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Global 1989

Our workshop on the Global 1989 will be held on 13 June 2017 at Humboldt University Berlin. It will bring a large group of academics together to discuss 1989 in the context of globalisation, economics, democratisation and europeanisation.



James Mark, Ljubica Spaskovska, Ned Richardson-Little, Tobias Rupprecht,  Angela Romano, Albert Manke, Ulf Engel, Frank Hadler, Felix Wemheuer, Christina Schwenkel, Gregor Feindt, Kim Christiaens, Quinn Slobodian, Dieter Gosewinkel


9.30-10.30am: How to write a history of “1989” now?

How do recent regional and global events change the point of interest about 1989? Did previous histories miss aspects which are connected to contemporary developments? How might developments in the historical profession – notably around global history – influence new accounts?

10.45-11.45am: Economics, Globalisation

How do we place “1989” in histories of globalisation? How were these changes bound up with broader economic transformations across the world in e.g. east Asia and south America? To what extent do we give local political and economic elites agency in the story of transition and the construction of ‘neoliberal norms’? What alternative economic transitions were considered?

12-1pm: Democratisation in global context

How can we place democratisation of “1989” in the broader context of ‘third wave’ transitions? How was democratisation related to changes in other world regions? Was the elite, negotiated settlement part of a broader phenomenon? Were there alternative non-democratic routes out of the crisis of the 1980s? Why was eastern Europe different from China? Do such alternative histories of “1989” help us understand the more authoritarian populist present moment in eastern Europe?

Lunch 1-2pm

2-3pm: Europeanisation

Was a return to Europe part of a broader turn to regionalisms and nationalisms in the late 20th century?  Was this similar to political and cultural phenomena elsewhere in the still socialist world? To what extent was this return to Europe as much a production by Communists as much as oppositional forces?  To what extent did revived notions of Europeanness reflect new ideas about Europe’s past, race, imperial memory or Africa and Asia? How far has this late socialist identity production influenced conceptions of Europe since “1989”?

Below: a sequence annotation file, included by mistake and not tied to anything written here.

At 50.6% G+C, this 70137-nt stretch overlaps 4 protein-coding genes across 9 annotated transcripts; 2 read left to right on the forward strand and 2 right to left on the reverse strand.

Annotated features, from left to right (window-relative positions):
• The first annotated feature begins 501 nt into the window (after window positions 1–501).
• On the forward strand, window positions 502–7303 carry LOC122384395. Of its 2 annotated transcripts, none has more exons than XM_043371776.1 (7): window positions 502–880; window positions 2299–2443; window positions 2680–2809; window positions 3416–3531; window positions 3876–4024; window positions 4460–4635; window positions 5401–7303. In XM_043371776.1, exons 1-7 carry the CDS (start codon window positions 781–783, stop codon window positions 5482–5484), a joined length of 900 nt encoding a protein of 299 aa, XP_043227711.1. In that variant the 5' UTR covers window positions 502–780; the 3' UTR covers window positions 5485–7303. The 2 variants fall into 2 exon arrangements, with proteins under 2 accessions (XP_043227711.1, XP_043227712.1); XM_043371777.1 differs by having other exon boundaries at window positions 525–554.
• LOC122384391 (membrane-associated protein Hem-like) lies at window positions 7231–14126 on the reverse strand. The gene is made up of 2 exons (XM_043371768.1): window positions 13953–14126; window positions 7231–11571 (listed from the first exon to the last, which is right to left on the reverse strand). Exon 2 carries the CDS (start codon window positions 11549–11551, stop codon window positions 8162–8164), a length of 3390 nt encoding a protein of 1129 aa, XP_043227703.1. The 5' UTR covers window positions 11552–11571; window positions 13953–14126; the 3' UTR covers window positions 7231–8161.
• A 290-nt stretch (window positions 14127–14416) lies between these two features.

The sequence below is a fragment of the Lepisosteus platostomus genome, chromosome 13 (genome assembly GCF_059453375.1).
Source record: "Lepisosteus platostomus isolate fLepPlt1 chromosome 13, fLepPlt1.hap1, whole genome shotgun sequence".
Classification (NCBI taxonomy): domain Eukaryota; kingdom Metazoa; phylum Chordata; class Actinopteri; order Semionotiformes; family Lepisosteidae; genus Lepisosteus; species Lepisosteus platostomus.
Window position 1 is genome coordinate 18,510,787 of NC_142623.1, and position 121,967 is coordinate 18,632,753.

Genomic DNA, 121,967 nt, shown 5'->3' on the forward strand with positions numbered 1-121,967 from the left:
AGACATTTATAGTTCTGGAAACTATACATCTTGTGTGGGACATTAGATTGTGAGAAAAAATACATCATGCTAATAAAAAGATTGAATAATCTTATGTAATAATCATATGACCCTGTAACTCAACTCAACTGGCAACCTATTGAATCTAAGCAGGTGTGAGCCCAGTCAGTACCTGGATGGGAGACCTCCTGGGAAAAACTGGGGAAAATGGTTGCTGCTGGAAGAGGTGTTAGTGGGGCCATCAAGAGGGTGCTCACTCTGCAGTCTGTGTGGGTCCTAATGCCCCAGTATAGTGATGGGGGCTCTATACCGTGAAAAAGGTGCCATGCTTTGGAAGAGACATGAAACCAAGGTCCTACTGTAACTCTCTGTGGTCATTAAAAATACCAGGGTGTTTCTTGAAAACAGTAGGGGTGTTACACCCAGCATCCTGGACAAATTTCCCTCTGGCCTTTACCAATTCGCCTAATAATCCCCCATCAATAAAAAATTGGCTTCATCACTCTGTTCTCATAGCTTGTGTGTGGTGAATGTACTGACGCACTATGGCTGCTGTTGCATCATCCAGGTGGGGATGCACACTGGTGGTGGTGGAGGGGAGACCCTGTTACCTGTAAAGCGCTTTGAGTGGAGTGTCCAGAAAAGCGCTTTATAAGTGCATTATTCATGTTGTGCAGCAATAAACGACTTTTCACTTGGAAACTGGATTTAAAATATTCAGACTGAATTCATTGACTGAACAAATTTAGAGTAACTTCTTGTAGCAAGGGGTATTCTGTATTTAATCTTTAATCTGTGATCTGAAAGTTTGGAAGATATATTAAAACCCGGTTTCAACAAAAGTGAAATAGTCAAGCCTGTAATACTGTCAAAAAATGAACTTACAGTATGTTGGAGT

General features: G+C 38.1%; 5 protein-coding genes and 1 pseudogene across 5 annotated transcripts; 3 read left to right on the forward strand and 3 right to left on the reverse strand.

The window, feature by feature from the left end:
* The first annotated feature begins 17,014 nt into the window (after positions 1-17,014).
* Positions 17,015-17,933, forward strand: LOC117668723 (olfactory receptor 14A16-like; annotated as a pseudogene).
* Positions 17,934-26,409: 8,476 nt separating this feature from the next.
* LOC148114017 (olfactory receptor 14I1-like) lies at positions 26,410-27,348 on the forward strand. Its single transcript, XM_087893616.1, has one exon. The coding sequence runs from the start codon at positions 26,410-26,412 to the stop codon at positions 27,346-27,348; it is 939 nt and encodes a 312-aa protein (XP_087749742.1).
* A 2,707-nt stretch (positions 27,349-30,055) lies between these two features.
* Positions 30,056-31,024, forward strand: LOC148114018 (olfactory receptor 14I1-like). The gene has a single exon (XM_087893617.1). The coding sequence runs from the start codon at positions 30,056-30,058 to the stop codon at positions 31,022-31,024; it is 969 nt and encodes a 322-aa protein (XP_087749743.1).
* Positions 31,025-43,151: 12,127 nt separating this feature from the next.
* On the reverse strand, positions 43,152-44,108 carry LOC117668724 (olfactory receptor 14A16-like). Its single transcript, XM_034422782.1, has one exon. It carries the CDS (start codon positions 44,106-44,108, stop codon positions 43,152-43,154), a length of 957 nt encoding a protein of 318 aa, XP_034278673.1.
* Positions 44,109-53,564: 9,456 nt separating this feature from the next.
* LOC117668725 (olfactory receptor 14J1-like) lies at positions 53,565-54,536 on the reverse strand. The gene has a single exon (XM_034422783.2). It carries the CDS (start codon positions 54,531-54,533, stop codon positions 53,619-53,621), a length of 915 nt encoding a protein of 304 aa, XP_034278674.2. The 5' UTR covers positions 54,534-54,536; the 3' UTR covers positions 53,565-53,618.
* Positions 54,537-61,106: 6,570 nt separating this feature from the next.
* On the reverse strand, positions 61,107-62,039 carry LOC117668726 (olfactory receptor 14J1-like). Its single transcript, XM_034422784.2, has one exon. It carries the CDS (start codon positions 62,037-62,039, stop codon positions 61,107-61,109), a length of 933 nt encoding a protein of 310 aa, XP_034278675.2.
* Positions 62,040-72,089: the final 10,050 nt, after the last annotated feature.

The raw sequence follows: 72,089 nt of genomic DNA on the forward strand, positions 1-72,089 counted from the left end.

3.15-4.15pm: 1989 as the End of Empire

To what extent should we place “1989” in the context of a broader 20th century story of empires and decolonisation?  Can we write comparative or entangled accounts which bring the end of Soviet control into dialogue with the collapse of Empires after the First or Second World Wars?

4.30-5.30: Global entanglements and resonances of “1989”

What were the broader impacts of “1989” on economic change, democratisation and cultural change in other world regions? What have been the longer-term influences of the way in which 1989 has been narrated, whether as a victory, betrayal or disappointment? Did it influence the acceleration of democratisation in some places and slow it in others?

5.30-6: Future events: Conference end 2018? Workshop in Europeanisation, 2019 events?

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